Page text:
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Old 03-27-2019, 08:50 AM
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kazik kazik is offline
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Model instructions say to cut "on the line" (in Polish: "po lini")

I recently bought the Kartonowy Arsenał (Haliński) Mitsubishi A6M5a Zero model and the instructions say to cut the pieces out "on the line." Please refer to the image below:


Do they mean that I should cut the parts right down the middle of the outline (dotted line B above) or maybe even on the inside of the line (dotted line A)? Normally I would cut all parts like dotted line C.

I think cutting the parts exactly as intended will have a major effect on how they all fit, so I wanted to reach out to you guys before I started on this model.

Thanks in advance.
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Model instructions say to cut "on the line" (in Polish: "po lini")-gcosqh9.jpg  
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Old 03-27-2019, 08:59 AM
Bob626256 Bob626256 is offline
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Here's what I do, and you might need to experiment. When I read in the instructions to cut something out, I leave to black in the part from the cut line, so in your case I would cut where the black and the silver part are and leave no black. I hope this helps.
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Old 03-27-2019, 09:08 AM
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Try cutting a part using the C method and dry fit it to see how it works out. If it is too big then try trimming the cut line until a good fit is acheived.

It is always easier to take a little more off than to add a little more on.
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Old 03-27-2019, 09:41 AM
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A more experienced modeler once told me to try to cut down the center of the line, and that rule has worked well for me for the most part. Therefore Id say to cut on line B. Now you have one vote for each of the 3 methods, so youre still confused! . You need a tie-breaker.
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Old 03-27-2019, 09:43 AM
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trim to fit, start with C, and walk towards A if needed
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Old 03-27-2019, 09:56 AM
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I agree with Doug on the approach they suggest - start out and then trim in. At least to start off with, this way you will not mess anything up.

You will eventually then be able to figure out the correct position for the cut line.
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Old 03-27-2019, 11:01 AM
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My opinion is to start by cutting right down the middle as show above on line B, that way you can go back and fine tune a little if necessary.

Another thing to consider when cutting long strips that wrap around circles to form cylinders (like tire treads). Cut them longer than the printed image. Only cut them to length after making sure they will wrap the whole way around the part without leaving any gaps. Some times designers don't do such a great job calculating the correct length to use for the circumference of a circle.
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Old 03-27-2019, 11:55 AM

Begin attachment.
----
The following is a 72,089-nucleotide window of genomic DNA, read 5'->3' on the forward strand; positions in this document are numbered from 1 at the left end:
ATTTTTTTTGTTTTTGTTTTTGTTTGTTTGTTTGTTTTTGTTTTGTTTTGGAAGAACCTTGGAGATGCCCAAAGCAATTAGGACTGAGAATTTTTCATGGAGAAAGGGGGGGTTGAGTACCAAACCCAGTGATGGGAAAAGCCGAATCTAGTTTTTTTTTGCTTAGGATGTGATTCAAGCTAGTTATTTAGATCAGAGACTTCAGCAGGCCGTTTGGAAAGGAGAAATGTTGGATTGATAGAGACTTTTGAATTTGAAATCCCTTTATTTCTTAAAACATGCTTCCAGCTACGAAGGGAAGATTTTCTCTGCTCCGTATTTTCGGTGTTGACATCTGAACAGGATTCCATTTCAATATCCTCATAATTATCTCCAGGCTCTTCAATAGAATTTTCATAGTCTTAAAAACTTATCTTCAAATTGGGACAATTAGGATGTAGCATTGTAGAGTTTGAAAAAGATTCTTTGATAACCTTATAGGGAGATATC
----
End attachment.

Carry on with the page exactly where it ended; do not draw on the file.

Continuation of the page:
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I think it depends on the part and the other adjacent panel lines. Where the part of the real thing has no panel lines, such as joints across a canopy or fabric covering or where there is no original panel line (like a spinner), you would cut off all the black outline. I think your scan shows rivets, so I would try to match the printed non-cutting panel lines. If the joint is a butt joint, I would cut each part leaving black one half the width of printed panel lines - most of the time the joint would itself would show that much so very little black would be needed. If it is an overlap, like fillets, I would leave black as wide as the adjacent printed non-cutting panel lines.


After all, it is only paper and make sure to make copies so that you can try a couple different ways if you aren't sure. In the end, whatever pleases your eye works the best and have fun .


Regards,
John
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Old 03-27-2019, 12:43 PM
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Quote:
Originally Posted by Bob626256 View Post
Here's what I do, and you might need to experiment. When I read in the instructions to cut something out, I leave to black in the part from the cut line, so in your case I would cut where the black and the silver part are and leave no black. I hope this helps.
This is also my approach. If you want your model to look like an actual aircraft, IMO leaving the black lines detracts from that effect. I've found that the difference in circumference on fuselage parts is so small -- a fraction of a millimeter -- I can easily make up for it by careful fitting of the parts.

Just my .02 zlotys.

Les (The Voices of Authority)
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Old 03-29-2019, 05:18 PM
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Quote:
Originally Posted by KCStephens View Post
Another thing to consider when cutting long strips that wrap around circles to form cylinders (like tire treads). Cut them longer than the printed image. Only cut them to length after making sure they will wrap the whole way around the part without leaving any gaps. Some times designers don't do such a great job calculating the correct length to use for the circumference of a circle.
I'll second that... and as others have already mentioned, it's always easier to trim more off than it is to add more on.
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